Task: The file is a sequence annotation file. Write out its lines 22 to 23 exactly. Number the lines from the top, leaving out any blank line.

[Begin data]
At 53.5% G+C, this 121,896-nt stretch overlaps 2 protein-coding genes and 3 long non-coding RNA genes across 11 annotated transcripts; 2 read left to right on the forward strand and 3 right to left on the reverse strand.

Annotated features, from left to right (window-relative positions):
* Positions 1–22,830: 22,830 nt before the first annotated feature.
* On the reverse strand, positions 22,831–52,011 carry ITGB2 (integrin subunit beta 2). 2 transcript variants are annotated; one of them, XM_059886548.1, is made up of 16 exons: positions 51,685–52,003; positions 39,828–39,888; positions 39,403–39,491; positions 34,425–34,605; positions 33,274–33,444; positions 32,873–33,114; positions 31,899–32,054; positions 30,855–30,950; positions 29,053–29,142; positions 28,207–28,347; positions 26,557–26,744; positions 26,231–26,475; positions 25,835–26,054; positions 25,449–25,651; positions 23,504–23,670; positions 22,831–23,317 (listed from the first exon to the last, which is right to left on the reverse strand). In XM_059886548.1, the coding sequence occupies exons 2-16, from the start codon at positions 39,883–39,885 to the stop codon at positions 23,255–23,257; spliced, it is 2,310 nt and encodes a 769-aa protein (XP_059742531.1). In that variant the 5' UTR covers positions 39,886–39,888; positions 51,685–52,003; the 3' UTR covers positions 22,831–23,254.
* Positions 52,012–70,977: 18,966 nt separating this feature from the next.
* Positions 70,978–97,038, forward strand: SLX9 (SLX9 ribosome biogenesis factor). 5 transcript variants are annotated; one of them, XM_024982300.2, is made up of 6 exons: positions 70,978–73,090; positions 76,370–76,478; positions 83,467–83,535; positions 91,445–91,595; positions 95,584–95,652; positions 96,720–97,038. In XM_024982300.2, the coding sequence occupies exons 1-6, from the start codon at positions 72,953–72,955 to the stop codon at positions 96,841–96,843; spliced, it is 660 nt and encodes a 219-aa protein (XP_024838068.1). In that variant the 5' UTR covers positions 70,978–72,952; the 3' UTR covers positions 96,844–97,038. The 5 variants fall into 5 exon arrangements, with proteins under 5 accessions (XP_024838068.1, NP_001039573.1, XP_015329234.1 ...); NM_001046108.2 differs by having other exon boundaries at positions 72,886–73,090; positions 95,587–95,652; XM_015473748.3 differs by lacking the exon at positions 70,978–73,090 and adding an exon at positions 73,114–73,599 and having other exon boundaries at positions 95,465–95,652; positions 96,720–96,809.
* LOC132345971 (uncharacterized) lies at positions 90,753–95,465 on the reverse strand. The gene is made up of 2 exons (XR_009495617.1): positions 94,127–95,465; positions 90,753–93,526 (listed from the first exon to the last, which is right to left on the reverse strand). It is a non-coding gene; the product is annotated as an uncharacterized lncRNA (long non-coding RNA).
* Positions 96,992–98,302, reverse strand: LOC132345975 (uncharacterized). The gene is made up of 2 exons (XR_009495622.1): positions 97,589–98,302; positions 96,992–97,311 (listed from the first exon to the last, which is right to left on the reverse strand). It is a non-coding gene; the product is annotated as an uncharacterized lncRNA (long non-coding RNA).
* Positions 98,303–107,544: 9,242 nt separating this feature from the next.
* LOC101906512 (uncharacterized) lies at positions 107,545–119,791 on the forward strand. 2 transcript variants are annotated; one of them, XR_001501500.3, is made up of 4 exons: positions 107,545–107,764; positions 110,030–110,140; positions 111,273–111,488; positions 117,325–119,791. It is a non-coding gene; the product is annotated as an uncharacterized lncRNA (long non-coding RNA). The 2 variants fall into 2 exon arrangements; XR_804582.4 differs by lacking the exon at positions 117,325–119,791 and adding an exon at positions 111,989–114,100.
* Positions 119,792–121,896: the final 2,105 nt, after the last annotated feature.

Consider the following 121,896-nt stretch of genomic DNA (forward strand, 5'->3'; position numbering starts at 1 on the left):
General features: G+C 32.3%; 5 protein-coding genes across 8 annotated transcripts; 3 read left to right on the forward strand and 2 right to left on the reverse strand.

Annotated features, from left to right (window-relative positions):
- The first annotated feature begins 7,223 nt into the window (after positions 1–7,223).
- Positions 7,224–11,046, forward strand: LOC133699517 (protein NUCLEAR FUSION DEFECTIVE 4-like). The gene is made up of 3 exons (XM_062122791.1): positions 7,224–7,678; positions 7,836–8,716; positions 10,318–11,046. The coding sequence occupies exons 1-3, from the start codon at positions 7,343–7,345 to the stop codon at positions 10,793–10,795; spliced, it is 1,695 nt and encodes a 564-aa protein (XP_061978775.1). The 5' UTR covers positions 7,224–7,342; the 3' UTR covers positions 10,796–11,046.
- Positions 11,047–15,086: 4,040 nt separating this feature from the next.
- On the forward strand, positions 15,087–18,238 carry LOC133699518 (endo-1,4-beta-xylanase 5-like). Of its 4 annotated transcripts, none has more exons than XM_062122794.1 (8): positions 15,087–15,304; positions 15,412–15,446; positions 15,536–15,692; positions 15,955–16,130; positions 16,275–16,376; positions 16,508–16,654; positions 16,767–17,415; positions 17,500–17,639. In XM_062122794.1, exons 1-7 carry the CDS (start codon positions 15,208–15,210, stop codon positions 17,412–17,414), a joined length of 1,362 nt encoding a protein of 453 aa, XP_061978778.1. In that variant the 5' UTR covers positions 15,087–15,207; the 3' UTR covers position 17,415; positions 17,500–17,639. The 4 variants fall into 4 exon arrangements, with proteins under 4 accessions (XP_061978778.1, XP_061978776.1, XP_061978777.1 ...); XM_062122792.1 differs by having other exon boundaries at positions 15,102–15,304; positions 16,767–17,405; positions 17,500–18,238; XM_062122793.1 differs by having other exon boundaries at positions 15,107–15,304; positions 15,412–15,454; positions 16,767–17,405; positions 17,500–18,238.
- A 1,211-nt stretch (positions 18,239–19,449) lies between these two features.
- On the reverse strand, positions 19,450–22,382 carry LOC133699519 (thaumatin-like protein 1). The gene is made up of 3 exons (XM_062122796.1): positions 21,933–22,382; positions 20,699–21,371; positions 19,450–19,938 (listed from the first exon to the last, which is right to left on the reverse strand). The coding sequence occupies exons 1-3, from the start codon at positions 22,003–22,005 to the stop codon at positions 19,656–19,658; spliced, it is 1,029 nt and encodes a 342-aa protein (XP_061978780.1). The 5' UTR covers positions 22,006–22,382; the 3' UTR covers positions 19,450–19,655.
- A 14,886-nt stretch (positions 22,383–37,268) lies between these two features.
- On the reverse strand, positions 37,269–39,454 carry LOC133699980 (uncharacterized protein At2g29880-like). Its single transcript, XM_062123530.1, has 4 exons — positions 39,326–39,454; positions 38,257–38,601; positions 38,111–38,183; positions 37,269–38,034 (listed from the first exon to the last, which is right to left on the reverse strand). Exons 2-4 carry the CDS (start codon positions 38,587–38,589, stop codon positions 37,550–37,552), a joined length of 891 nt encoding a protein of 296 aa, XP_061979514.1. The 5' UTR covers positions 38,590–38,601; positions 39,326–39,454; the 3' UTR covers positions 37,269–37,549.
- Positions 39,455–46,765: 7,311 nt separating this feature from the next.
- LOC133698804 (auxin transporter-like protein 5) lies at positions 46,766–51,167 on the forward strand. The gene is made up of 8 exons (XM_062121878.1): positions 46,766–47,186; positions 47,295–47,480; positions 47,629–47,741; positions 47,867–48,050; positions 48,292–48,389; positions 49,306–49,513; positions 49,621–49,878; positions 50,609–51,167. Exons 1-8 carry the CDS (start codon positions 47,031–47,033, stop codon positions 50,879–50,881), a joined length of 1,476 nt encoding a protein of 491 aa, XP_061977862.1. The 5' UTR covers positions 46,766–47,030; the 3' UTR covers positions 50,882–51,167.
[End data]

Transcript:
- On the reverse strand, positions 37,269–39,454 carry LOC133699980 (uncharacterized protein At2g29880-like). Its single transcript, XM_062123530.1, has 4 exons — positions 39,326–39,454; positions 38,257–38,601; positions 38,111–38,183; positions 37,269–38,034 (listed from the first exon to the last, which is right to left on the reverse strand). Exons 2-4 carry the CDS (start codon positions 38,587–38,589, stop codon positions 37,550–37,552), a joined length of 891 nt encoding a protein of 296 aa, XP_061979514.1. The 5' UTR covers positions 38,590–38,601; positions 39,326–39,454; the 3' UTR covers positions 37,269–37,549.
- Positions 39,455–46,765: 7,311 nt separating this feature from the next.